Toby Usnik
Artrepreneur Creative Careers Podcast

Thriving in the Caring and Creative Economies

Thriving in the Caring and Creative Economies
Artrepreneur Creative Careers Podca...

 
 
00:00 / 00:24:33
 
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Toby Usnik has made Corporate Social Responsibility the focus of his career. Most recently, he was Chief Corporate Social Responsibility Officer and International Director at Christie’s, where he created core philosophies and implemented philanthropic programs around shared organizational causes.  Today he works with organizations and individuals to catalyze movement along the spectrum of caring and impact.  His book, The Caring Economy: How to Win With Corporate Social Responsibility, shares his learnings from three decades in this unique field.

Transcript

Grace Cho [00:00:00] Good morning. This is Grace Cho of Artrepreneur. Today we’re speaking with Toby Usnik. Toby is the author of “The Caring Economy: How to win with Corporate Social Responsibility (CSR)” available on Amazon. Mr. Usnik has held many important positions: Chief Corporate Social Responsibility Officer and International Director at Christie’s, The New York Times as the Executive Director of Public Relations. You were also the head of Global Communications at Razorfish. The list goes on and on.

Grace Cho [00:00:27] Today we’re going to talk to Toby about corporate social responsibility. I’m so honored to speak with you today, Toby.

Toby Usnik [00:00:34] Thank you, Grace. I’m honored to be with you.

Grace Cho [00:00:37] I’d love for us to learn more about the book that you had written around corporate social responsibility. But first please define what that is for us.

Toby Usnik [00:00:47] Well, corporate social responsibility is, in a certain sense, whatever a brand or an individual interprets it as, but in the broadest sense it really is both the philosophy and the practice of an organization or corporation to be more responsible in their transactions and their daily interactions. Vis-a-vis their employees, vis-a-vis their customers and vis-a-vis the larger community. So, I often describe it in the “Caring Economy” as a bull’s eye, where a brand looks at those three circles.  The employees in the middle, the customers in the middle ring, and the outer ring being the other stakeholders, and thinking of that bull’s eye constantly about all our daily interactions with that brand and how we are careful and more mindful about being responsible. So, that’s, in the broadest sense, corporate social responsibility.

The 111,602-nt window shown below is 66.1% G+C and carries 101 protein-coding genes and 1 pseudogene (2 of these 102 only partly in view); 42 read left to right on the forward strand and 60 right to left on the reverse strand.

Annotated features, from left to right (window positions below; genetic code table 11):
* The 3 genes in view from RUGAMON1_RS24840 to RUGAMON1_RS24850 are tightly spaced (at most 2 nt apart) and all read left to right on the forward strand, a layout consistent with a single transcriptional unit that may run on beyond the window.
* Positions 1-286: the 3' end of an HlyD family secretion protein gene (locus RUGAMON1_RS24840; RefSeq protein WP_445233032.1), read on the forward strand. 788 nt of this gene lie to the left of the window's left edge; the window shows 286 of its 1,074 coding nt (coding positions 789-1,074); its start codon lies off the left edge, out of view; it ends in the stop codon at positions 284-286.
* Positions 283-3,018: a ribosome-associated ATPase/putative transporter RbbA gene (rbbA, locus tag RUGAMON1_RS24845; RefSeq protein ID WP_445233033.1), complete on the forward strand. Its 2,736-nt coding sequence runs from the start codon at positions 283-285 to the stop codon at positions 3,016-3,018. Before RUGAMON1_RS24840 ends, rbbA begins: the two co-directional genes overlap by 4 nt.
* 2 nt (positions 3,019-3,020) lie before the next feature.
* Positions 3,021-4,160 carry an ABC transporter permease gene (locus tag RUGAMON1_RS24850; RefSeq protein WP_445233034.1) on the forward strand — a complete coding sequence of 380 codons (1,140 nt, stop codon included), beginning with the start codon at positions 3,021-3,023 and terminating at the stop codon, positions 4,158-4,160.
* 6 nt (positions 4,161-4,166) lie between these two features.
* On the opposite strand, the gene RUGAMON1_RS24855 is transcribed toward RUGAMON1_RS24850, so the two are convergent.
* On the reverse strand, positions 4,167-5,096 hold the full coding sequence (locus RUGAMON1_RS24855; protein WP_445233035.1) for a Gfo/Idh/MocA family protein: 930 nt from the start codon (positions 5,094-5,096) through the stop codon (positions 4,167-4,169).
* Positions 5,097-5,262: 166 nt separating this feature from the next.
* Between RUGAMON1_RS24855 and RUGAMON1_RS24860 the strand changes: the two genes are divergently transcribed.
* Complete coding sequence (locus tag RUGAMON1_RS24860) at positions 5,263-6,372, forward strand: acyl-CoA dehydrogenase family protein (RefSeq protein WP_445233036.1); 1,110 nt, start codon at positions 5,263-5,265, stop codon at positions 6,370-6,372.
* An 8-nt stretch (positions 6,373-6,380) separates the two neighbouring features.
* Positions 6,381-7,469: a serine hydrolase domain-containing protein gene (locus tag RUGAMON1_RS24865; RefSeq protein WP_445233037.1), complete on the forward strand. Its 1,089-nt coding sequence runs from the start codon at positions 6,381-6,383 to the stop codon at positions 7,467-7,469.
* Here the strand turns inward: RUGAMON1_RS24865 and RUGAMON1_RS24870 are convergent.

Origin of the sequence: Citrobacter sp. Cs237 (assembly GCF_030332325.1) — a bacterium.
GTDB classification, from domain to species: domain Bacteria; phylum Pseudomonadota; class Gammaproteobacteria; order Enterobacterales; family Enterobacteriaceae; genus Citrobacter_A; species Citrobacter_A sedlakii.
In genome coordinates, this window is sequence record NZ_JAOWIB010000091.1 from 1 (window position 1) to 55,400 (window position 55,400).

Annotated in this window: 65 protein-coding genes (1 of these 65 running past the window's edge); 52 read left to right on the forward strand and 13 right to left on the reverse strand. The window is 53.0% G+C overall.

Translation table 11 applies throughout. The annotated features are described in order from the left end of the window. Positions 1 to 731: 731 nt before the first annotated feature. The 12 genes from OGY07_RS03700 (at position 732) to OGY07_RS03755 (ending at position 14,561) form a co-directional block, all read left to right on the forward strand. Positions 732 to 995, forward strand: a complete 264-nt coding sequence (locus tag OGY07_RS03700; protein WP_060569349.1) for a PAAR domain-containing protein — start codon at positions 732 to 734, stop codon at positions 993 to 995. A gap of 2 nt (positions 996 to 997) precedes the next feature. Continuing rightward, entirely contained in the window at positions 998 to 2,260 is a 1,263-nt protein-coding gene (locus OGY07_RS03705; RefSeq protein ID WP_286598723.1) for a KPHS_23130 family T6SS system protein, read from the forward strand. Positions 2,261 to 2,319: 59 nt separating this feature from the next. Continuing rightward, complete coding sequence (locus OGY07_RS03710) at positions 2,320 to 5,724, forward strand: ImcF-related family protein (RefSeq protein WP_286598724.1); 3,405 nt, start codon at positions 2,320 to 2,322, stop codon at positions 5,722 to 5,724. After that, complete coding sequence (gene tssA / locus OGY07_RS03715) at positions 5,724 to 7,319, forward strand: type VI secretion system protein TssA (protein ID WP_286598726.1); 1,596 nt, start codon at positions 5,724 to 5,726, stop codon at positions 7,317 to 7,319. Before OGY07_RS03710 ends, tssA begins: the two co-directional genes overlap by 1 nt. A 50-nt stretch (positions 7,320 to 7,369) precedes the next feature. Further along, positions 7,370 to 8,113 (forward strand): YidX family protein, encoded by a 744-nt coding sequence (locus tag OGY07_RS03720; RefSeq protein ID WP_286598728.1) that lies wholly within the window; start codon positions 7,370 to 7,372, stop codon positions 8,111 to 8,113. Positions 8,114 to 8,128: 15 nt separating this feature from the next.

Grace Cho [00:01:46] How did you come to focusing on CSR in the first place?

Toby Usnik [00:01:50] Well, it’s interesting because my background is in corporate communications and for twenty-five years or more, I’ve worked in that space, and there’s always been an element of what’s now considered CSR in that function. The roots of CSR, as it’s considered today, really did not just start overnight. There were great brands, legacy brands, like American Express, where I started in the 70s and 80s, started to think about their impact above and beyond the bottom line. A lot of it came from negative matters, such as oil companies dealing with spills, or manufacturers of athletic wear dealing with human rights issues in their factories abroad, and from that sort of reactive approach, brands started to monitor, report, and improve their activities to lessen the negative impact of their business operations. And then that melded in with the philanthropy and these organizations where companies were giving money and supporting causes, usually in their hometowns and communities. Then it grew further to where I think it’s exciting today, which is incorporating thought leadership action. So, for example, say what you will about Nike and Colin Kaepernick and social justice, but it was a bold move for a brand to put a stake in the ground and say, “we’re going to stand behind this issue”. So, now we’ve really gone into almost an activist area with certain brands. Starbucks and straws, Nike and social justice, Levi’s on gun violence. This is an amalgamation of many different brands and corporate practices over the past several decades. But now it’s getting a little bit more uniform globally with corporations, so I think it’s bringing the potential impact to an even higher and greater level. It’s quite exciting.

Grace Cho [00:03:51] So by that, do you see this taking hold both in the US and in global businesses?

Toby Usnik [00:03:57] As with most issues in life there is a spectrum. I call my book “The Caring Economy” because I think the language needs to be simplified because language can throw people off or confuse or just be misinterpreted. But there is no doubt a movement or secular change in business where brands, investors, and employees are now realizing that their brand is somewhere on that caring spectrum and people are going to choose to interact with that brand, whether they be employees, investors, or customers, or all the above based on how caring or responsible it is, and that spectrum is from those who are paying no attention to it to those who are leading the charge.

Grace Cho [00:04:49] That’s very interesting. I’m very curious to learn more about how you launched this at Christie’s.

Toby Usnik [00:04:54] It was a fun launch, in that it was somewhat organic, and no pun intended, because sometimes CSR is another word people use for sustainability, which often connotes environmental practices. That is part of CSR, but it’s not the whole of it for corporate citizenship. We were already doing a lot of things at Christie’s that fall under what one considers CSR. We just didn’t have a CSR program formalized. So, for example, I launched the Green Auction at Christie’s, which was an environmental-oriented auction we brought four environmental groups: Oceana, Central Park Conservancy, Conservation International and Natural Resources Defense Council together for a three-year commitment to raise funds and awareness around environmental activism.